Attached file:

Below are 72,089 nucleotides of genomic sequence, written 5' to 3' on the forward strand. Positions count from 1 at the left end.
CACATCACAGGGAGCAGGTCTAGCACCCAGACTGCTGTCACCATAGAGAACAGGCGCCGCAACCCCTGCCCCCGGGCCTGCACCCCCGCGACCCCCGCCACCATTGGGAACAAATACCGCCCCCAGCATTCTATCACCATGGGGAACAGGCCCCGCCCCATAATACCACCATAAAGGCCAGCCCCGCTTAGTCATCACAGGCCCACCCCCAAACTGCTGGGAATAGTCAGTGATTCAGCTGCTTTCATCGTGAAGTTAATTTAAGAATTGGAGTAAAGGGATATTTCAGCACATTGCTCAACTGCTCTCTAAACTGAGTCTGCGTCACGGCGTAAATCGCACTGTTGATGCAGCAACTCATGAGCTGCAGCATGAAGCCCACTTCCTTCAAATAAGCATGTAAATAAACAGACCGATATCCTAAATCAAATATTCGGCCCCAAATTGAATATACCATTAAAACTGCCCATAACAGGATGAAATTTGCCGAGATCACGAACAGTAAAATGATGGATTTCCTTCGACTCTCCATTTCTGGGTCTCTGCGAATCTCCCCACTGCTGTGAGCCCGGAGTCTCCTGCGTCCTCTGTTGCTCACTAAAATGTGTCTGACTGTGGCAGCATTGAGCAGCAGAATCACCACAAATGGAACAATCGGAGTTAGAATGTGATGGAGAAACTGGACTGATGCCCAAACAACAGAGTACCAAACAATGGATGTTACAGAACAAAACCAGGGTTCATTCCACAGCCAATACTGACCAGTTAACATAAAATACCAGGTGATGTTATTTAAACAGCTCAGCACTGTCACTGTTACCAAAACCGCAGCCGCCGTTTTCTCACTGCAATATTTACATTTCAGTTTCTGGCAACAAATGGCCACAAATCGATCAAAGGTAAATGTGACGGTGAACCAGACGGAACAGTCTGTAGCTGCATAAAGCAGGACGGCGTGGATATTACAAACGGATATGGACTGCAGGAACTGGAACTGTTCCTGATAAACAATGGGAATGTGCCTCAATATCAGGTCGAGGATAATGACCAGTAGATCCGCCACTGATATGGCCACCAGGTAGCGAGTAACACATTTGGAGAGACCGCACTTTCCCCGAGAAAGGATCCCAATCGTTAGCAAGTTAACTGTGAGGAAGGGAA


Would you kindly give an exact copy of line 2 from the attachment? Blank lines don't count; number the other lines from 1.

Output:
CACATCACAGGGAGCAGGTCTAGCACCCAGACTGCTGTCACCATAGAGAACAGGCGCCGCAACCCCTGCCCCCGGGCCTGCACCCCCGCGACCCCCGCCACCATTGGGAACAAATACCGCCCCCAGCATTCTATCACCATGGGGAACAGGCCCCGCCCCATAATACCACCATAAAGGCCAGCCCCGCTTAGTCATCACAGGCCCACCCCCAAACTGCTGGGAATAGTCAGTGATTCAGCTGCTTTCATCGTGAAGTTAATTTAAGAATTGGAGTAAAGGGATATTTCAGCACATTGCTCAACTGCTCTCTAAACTGAGTCTGCGTCACGGCGTAAATCGCACTGTTGATGCAGCAACTCATGAGCTGCAGCATGAAGCCCACTTCCTTCAAATAAGCATGTAAATAAACAGACCGATATCCTAAATCAAATATTCGGCCCCAAATTGAATATACCATTAAAACTGCCCATAACAGGATGAAATTTGCCGAGATCACGAACAGTAAAATGATGGATTTCCTTCGACTCTCCATTTCTGGGTCTCTGCGAATCTCCCCACTGCTGTGAGCCCGGAGTCTCCTGCGTCCTCTGTTGCTCACTAAAATGTGTCTGACTGTGGCAGCATTGAGCAGCAGAATCACCACAAATGGAACAATCGGAGTTAGAATGTGATGGAGAAACTGGACTGATGCCCAAACAACAGAGTACCAAACAATGGATGTTACAGAACAAAACCAGGGTTCATTCCACAGCCAATACTGACCAGTTAACATAAAATACCAGGTGATGTTATTTAAACAGCTCAGCACTGTCACTGTTACCAAAACCGCAGCCGCCGTTTTCTCACTGCAATATTTACATTTCAGTTTCTGGCAACAAATGGCCACAAATCGATCAAAGGTAAATGTGACGGTGAACCAGACGGAACAGTCTGTAGCTGCATAAAGCAGGACGGCGTGGATATTACAAACGGATATGGACTGCAGGAACTGGAACTGTTCCTGATAAACAATGGGAATGTGCCTCAATATCAGGTCGAGGATAATGACCAGTAGATCCGCCACTGATATGGCCACCAGGTAGCGAGTAACACATTTGGAGAGACCGCACTTTCCCCGAGAAAGGATCCCAATCGTTAGCAAGTTAACTGTGAGGAAGGGAA